An AP1000 reactor is under construction at Vogtle Electric Generating Plant, Georgia. Units 1 and 2 pictured here. Photo: Nuclear Regulatory Commission via Flickr.com.
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Toshiba's nuclear project - cheaper than Hinkley C?
17th January 2014
Toshiba, the 60% owner of NuGen, has announced it will build 3 AP1000 reactors at Moorside, England - much faster and cheaper than Hinkley C. But the whole proposition, writes David Toke, is seriously implausible.
The equivalent cost of the AP1000 Vogtle project in Georgia is already more expensive than Hinkley C!
Evidence from the USA casts a lot of doubt on hopes that Westinghouse's experimental AP1000 design - promoted by Toshiba for the planned 3.4 GW development in Cumbria - will be cheaper than Hinkley C.
Toshiba, the majority owners of the NuGen franchise, and hopeful developers of the plant say they will ask for a lower price than the £92.50 given for Hinkley C.
Well, good luck to Toshiba in finding investors, even though, no doubt they will, like Hinkley C - but unlike renewable energy schemes - be offered a very valuable amount of loan guarantees from the UK Treasury. Not to mention extra-long premium price contracts lasting 35 years.
14 months late, $900 million disputed costs
Cost overruns for the first AP1000 nuclear power plant to be started in 30 years in the USA, at Vogtle in Georgia, are already mounting. The project cost now stands some $900 million over the $14 billion budgetted for the 2.2 GWe development - and is running 14 months late.
So it hardly looks cheaper than than Hinkley C. Indeed, given that the projected costs of building Hinkley C (not including the money already spent) is around £3.9 billion per GWe you could argue that the equivalent cost of the AP1000 Vogtle project in Georgia is already more expensive than Hinkley C, GWe for GWe!
In Georgia there is a retail monopoly and state regulations allow consumers to be charged money while the plant is actually being built - a form of automatic cost recovery. The developers get paid even though no revenue is actually generated!
Another AP1000 is under construction in South Carolina, the V.C. Summers project - and it is doing little better. It is running almost $500 million over budget and 16 key milestones have been delayed for 6 months or more.
The much hyped nuclear renaissance is just not happening in the USA. Indeed, nuclear generation is actually falling in the US.
Why Georgia and South Carolina?
The reasons given for all of this is that natural gas prices have fallen, dishing plans for new nuclear reactors. However the decline in natural gas prices in the USA does not seem to have stopped the continued expansion of building of wind power and solar PV across the USA.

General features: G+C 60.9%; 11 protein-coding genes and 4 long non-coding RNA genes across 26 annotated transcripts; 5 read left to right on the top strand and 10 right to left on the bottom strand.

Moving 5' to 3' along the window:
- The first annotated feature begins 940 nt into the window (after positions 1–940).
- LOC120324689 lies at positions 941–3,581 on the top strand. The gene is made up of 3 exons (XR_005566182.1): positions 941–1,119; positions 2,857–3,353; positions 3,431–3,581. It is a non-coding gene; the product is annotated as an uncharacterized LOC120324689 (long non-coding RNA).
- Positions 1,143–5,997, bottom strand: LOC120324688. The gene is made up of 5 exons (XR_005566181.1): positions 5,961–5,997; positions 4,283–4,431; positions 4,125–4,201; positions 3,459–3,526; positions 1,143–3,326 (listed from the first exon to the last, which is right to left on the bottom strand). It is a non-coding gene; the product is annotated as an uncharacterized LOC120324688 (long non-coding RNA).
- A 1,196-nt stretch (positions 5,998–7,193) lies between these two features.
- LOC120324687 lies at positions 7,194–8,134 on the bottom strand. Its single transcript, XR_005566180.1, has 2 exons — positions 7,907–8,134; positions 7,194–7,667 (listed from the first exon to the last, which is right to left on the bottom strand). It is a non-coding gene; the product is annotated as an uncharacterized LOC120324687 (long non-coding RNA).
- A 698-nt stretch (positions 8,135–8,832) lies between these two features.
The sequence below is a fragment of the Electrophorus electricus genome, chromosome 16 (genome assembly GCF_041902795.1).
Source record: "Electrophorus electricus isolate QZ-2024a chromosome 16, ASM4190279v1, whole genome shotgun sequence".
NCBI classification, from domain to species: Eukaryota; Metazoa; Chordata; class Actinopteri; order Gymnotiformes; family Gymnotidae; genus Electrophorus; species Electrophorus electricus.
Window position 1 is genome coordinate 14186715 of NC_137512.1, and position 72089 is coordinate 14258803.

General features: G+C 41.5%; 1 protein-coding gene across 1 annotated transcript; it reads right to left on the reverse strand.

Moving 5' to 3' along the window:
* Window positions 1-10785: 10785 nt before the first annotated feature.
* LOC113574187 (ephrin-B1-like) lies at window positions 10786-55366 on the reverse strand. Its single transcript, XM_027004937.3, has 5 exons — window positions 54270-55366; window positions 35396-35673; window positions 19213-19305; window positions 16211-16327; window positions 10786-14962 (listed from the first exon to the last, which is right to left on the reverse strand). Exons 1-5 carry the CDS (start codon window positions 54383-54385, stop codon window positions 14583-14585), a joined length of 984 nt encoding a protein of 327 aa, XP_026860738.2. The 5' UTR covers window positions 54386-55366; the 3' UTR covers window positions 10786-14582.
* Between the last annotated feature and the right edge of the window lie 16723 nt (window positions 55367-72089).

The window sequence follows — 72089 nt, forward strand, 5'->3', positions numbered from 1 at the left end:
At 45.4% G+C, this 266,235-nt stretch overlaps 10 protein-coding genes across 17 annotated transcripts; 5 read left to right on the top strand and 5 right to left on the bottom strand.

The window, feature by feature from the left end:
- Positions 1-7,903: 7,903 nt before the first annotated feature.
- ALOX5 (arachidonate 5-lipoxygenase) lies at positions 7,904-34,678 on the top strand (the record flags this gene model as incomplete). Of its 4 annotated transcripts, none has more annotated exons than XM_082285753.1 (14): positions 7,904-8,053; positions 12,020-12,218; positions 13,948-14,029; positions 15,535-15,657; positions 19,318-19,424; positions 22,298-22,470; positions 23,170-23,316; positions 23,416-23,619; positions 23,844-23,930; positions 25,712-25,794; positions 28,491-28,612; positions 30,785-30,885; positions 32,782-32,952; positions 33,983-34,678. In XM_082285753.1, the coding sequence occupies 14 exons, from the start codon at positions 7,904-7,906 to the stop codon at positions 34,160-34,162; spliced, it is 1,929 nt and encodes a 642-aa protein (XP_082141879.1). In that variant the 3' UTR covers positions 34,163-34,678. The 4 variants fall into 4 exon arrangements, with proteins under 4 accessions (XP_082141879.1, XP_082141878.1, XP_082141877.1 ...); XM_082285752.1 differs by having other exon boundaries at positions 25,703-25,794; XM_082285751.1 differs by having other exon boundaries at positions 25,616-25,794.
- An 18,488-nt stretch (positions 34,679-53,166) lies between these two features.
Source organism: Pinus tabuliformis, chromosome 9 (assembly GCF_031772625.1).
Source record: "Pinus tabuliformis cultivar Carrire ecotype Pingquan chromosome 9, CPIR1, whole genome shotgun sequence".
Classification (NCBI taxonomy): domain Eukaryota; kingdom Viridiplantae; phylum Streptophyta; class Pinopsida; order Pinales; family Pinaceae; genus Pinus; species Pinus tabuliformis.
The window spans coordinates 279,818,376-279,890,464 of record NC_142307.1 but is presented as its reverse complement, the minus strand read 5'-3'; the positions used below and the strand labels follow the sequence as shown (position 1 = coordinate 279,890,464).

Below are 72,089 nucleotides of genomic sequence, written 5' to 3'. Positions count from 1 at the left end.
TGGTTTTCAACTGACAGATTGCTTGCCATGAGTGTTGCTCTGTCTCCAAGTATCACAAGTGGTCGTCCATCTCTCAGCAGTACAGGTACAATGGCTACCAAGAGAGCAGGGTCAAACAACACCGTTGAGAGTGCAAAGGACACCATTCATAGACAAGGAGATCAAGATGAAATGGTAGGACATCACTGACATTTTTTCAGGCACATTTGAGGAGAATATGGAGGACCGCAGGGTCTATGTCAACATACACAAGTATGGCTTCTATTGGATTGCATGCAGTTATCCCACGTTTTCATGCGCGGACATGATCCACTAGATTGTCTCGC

Georgia appears to be bucking the trend. That may have something to do with the fact that wind and solar developers in the state cannot get hold of power purchase agreements at practically any price - whilst nuclear developers get paid without producing any electricity at all!
Likewise in South Carolina: the state energy regulator has allowed South Carolina Electric & Gas to pass on the costs of the nuclear plant's construction and financing to consumers in their bills, long before completion.
With some $4.5 billion aleady spent on the project, Friends of the Earth estimates that it is already accounting for 11% of electricity bills in the State. So how does SCE&G compete against other suppliers? It doesn't have to as it is a monopoly supplier in its area.
Toshiba appear very confident about their NuGen development, but they will need investors, which may be hard to find, unless the UK Government gives a virtual 100% blank cheque through a loan guarantee as opposed to the 65% guarantee offered for Hinkley C.
Investment from British electricity companies seems unlikely, although maybe, like EDF, Toshiba can fix up an agreement with Chinese companies ... hmmmm, there's some interesting politics there that may make it a long shot!
But with the experience of building AP1000s in Georgia and South Carolina, the project is aleady beginning to look seriously implausible, especially at a price lower than that of Hinkley C. The entire AP1000 proposition is on very shaky ground.
David Toke is Reader in Energy Politics at the Department of Politics and International Relations, University of Aberdeen.
Additional reporting by Oliver Tickell.
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